He felt that Pinoys are afraid to approach professionals because of one major fear – “baka bentahan sila”. So he created a safe and low commitment environment where people could post their questions without this fear thus The Global Filipino Investor (TGFI) was born.
It currently has more than 21,000 fans on Facebook where members can post their questions and financial experts drop in to help answer them and point them in the right direction.
Oh and did I mention, those 21,000 just came from their very first year – 2013.
Friendly advice to OFWs
Floi shares that in order to see a difference in your life, you must know your goals for the long term and ask yourself HOW you are going to accomplish it. Build this idea in your brain AND your heart. You must stay committed and disciplined in achieving it.
He noticed that OFWs would remit 40-50% of their income back home and would use the the rest on basic needs and to feed their “luho”. He feels that his fellow OFWs have resigned themselves to their fate of working abroad as the ONLY way to provide for their family instead of saving something for the future and pro-actively looking for opportunities to make their money grow passively or as the cliche goes “make money work for them”.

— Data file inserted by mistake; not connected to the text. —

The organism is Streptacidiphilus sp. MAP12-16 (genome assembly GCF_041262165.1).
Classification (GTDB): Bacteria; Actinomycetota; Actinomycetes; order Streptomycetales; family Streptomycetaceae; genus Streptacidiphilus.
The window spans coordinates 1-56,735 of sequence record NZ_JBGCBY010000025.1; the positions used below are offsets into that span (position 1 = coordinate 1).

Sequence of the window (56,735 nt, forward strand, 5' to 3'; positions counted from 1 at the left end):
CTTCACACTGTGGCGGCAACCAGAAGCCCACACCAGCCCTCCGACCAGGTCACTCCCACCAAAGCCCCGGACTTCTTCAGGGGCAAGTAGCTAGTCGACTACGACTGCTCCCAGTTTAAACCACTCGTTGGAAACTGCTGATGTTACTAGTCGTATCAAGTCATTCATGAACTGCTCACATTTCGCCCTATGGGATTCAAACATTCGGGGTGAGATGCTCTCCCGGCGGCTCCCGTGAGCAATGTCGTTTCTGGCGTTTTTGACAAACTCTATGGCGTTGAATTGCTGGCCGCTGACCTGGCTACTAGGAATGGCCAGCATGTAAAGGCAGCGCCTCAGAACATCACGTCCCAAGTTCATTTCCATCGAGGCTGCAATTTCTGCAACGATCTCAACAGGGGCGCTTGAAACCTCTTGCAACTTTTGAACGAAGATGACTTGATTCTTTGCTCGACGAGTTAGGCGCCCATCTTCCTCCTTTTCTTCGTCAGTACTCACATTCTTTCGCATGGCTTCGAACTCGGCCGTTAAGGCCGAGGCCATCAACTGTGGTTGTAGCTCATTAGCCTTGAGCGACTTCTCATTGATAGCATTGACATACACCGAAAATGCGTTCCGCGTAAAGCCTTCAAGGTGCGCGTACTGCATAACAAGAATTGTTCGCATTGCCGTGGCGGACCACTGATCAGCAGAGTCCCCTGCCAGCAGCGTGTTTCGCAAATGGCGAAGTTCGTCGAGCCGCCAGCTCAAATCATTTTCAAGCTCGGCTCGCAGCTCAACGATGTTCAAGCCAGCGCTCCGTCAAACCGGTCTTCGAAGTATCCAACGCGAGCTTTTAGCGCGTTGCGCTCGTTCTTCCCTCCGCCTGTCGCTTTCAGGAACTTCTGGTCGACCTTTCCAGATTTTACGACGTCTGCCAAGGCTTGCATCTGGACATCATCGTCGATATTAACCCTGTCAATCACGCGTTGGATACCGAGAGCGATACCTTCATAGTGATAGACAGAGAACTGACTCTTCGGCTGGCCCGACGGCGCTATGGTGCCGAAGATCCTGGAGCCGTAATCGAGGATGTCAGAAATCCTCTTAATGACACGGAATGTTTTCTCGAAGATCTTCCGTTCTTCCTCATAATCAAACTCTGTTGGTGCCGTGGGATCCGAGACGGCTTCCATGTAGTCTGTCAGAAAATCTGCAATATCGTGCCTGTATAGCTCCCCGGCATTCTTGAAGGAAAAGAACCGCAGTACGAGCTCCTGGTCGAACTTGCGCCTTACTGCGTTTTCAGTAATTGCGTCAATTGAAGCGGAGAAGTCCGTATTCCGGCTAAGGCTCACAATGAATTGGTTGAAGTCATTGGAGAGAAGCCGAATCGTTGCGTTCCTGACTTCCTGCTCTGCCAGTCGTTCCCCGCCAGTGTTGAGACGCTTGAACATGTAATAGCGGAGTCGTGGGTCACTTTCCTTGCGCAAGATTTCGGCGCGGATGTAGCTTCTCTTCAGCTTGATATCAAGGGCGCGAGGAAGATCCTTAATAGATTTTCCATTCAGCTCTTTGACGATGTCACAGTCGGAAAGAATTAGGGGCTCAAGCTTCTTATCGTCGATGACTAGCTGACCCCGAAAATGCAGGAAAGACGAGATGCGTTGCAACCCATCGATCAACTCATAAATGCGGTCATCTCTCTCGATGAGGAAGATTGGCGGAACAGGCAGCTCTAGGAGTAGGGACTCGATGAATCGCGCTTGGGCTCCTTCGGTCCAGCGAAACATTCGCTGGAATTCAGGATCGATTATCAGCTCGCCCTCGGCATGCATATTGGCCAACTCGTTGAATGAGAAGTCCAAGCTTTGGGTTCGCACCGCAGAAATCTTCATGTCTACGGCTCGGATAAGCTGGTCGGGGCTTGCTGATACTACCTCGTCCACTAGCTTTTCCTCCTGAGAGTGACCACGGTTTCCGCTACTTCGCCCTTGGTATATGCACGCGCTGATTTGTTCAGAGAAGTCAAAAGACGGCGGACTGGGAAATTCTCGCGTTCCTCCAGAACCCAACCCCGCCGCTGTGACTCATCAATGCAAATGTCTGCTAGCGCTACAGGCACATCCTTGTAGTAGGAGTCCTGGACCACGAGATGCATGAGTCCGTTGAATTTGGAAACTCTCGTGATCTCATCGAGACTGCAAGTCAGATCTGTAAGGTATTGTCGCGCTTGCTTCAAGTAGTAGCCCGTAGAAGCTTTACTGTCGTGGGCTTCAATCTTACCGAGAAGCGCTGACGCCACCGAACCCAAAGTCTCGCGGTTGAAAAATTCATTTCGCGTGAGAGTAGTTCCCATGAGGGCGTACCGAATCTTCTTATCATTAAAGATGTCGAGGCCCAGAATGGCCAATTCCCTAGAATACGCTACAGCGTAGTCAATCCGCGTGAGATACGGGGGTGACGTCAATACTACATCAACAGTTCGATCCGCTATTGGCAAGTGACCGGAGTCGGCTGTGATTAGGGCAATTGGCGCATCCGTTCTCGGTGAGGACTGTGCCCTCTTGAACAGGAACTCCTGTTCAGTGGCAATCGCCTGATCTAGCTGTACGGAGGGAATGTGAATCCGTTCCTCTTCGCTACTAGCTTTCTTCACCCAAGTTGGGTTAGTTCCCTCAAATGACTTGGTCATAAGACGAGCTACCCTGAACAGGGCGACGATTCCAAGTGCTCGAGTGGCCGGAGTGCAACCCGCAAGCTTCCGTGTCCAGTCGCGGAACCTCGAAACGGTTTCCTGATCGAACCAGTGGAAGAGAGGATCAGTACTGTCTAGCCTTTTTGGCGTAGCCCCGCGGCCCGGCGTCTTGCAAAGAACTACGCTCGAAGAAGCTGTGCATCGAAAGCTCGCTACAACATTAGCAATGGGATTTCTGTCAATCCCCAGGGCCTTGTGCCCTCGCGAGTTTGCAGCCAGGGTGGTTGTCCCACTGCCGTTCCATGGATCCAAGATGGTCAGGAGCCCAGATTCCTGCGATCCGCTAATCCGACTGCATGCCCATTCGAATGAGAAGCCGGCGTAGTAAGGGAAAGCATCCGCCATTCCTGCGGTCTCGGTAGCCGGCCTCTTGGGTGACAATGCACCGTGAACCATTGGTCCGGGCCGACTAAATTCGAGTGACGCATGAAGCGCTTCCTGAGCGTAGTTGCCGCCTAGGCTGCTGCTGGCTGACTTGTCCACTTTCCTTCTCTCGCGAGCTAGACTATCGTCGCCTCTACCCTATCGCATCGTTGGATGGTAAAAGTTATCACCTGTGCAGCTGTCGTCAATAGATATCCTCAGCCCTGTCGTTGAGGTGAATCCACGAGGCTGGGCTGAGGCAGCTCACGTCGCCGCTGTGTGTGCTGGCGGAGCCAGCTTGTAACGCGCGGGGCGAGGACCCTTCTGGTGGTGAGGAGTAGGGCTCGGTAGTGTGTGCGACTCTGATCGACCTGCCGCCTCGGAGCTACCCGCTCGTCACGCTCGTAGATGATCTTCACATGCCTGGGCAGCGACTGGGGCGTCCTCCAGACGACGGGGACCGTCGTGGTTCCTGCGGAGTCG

As a first step he suggests getting their hands on Randell Tiongson’s book “No Nonsense Personal Finance”. It covers the basic information you need to know to handle your personal finances. You can read the review here.
Reminder for Fresh Graduates
–>Start investing early and never stop learning.
Floi cites the example of Mr. Marvin Germo, author of “Stock Smarts”, who started investing in the stock market very early – in his mid teens at that. He’s “very geeky” about the stock market and continuous to learn non stop from watching Bloomberg and Reuters.